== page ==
Our ultimate objective is to create opportunities for both private investors and entrepreneurs. The job satisfaction from doing this successfully is a huge motivator for all staff. 

Q. What are the challenges facing the industry going forward?

Crowdfunding is a relatively new service here in Ireland and like any new service, it takes time for people to become familiar with it. However, it is extremely well established in the UK and the US because of how easy it makes raising funds for early stage companies. Therefore, the first challenge facing the industry is education.  

Another challenge facing the industry here in Ireland is the lack of regulation. We’re hopeful that at some point the service will become regulated in Ireland.  

Q. What new trends are emerging in your industry?

We observed after our first six months that private investors like to take guidance from other private investors like themselves. It can be difficult for small investors to properly evaluate investment opportunities in private companies, so investors are resorting more and more to ‘collective thinking’.

In response to this we have brought small groups of investors together to exchanges information with each other and critique new investment opportunities in a private forum. Companies raising funds can use these Investor Clubs as a sounding board before actually launching their campaigns on the site. The feedback for these start-ups in relation to the proposed pre-money valuation is invaluable.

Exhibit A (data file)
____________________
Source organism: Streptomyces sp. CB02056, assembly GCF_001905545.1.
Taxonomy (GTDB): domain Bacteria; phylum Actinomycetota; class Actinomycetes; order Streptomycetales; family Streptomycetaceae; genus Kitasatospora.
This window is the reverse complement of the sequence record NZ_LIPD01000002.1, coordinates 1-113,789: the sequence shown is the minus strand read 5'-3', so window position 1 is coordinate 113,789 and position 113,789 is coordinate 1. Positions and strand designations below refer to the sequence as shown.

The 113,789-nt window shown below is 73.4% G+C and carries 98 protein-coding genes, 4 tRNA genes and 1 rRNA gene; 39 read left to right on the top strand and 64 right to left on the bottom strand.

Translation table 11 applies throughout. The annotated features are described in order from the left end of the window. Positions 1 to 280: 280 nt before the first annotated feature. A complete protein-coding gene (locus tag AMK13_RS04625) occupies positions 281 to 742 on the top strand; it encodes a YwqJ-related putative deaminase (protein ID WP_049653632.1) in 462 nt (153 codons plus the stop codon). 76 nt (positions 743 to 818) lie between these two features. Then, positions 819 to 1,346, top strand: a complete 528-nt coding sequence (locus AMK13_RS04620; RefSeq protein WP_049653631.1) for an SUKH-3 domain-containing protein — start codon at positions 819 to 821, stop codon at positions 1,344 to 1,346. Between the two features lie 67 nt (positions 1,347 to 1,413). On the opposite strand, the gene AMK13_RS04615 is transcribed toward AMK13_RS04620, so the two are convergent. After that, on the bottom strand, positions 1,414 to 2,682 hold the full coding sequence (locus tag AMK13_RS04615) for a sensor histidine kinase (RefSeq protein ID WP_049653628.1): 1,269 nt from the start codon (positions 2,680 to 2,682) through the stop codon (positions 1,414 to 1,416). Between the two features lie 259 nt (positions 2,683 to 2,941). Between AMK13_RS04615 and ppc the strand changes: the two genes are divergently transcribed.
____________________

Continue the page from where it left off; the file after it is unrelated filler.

Q. As an employer are you finding any skill gaps in the market?

We have built our own platform using in-house IT people, having been through the heart-ache of using an external provider who ripped us off for every minor back-end change. We had a bit of difficulty finding the right people in Ireland to do this but we’re pleased we now have the right technical team on board.  

What we now need are good marketing people, particularly on the digital side, and also individuals who have good relationships with investors in early stage companies.  Anyone with experience in these areas is welcome to contact us.

Q.  How did your strategy develop in the context of the banking crisis and economic crisis?

The banking crisis led to a situation where banks just pulled down the shutters and stopped lending to early-stage businesses. The related economic crisis pushed interest rates down to zero which led investors to seek alternative ways to get a return on their funds. Both of these developments highlighted the need for an equity crowdfunding service in Ireland and were catalysts for the launch of Spark Crowdfunding. Businesses had to find an alternative source of finance and investors were looking for higher returns.